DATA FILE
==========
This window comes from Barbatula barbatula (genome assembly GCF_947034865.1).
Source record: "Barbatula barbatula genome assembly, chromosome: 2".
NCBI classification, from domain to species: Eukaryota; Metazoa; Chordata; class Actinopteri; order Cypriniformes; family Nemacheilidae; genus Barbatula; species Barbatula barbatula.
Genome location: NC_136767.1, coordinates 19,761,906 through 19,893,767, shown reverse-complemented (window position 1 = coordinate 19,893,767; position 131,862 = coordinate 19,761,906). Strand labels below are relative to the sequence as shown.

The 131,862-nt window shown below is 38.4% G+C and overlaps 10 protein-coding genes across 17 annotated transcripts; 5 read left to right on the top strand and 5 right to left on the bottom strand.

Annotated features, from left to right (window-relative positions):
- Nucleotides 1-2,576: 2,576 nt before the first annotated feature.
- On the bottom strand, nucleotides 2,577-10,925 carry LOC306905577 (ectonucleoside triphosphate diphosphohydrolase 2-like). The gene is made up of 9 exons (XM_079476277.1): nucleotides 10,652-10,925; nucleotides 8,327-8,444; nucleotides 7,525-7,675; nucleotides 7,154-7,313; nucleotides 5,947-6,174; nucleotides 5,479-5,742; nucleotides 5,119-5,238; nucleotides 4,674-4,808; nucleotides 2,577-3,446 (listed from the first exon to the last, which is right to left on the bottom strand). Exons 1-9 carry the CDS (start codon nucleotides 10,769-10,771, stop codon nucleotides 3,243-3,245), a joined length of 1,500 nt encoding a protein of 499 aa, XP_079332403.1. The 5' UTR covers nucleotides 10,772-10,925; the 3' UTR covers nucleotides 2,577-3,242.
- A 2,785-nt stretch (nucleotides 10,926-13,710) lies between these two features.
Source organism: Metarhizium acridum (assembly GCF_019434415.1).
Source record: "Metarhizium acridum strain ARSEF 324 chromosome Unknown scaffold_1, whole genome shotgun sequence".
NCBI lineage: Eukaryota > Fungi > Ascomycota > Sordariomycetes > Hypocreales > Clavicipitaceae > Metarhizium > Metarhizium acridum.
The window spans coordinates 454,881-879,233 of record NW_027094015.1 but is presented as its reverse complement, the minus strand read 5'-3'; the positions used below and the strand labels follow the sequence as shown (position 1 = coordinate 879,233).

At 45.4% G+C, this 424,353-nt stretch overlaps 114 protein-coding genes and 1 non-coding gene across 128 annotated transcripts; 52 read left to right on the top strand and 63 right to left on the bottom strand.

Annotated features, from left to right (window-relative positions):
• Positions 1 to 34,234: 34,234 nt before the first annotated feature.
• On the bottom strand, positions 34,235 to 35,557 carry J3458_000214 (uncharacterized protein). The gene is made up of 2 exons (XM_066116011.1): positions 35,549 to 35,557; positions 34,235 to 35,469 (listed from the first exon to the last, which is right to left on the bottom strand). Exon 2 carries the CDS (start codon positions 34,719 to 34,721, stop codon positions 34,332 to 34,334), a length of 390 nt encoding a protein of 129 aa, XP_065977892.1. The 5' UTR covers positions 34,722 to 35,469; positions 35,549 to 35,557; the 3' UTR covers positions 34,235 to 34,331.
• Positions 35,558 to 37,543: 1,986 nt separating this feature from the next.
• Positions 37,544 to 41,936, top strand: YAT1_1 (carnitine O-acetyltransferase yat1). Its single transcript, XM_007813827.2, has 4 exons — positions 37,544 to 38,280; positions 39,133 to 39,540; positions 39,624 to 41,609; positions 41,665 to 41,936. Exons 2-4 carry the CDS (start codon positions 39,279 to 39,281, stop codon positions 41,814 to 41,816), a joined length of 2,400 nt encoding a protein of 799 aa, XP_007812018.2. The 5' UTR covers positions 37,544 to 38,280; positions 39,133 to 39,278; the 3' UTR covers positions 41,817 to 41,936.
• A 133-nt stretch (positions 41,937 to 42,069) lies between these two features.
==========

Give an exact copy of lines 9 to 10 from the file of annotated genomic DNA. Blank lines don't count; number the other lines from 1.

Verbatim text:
- A 2,785-nt stretch (nucleotides 10,926-13,710) lies between these two features.
Source organism: Metarhizium acridum (assembly GCF_019434415.1).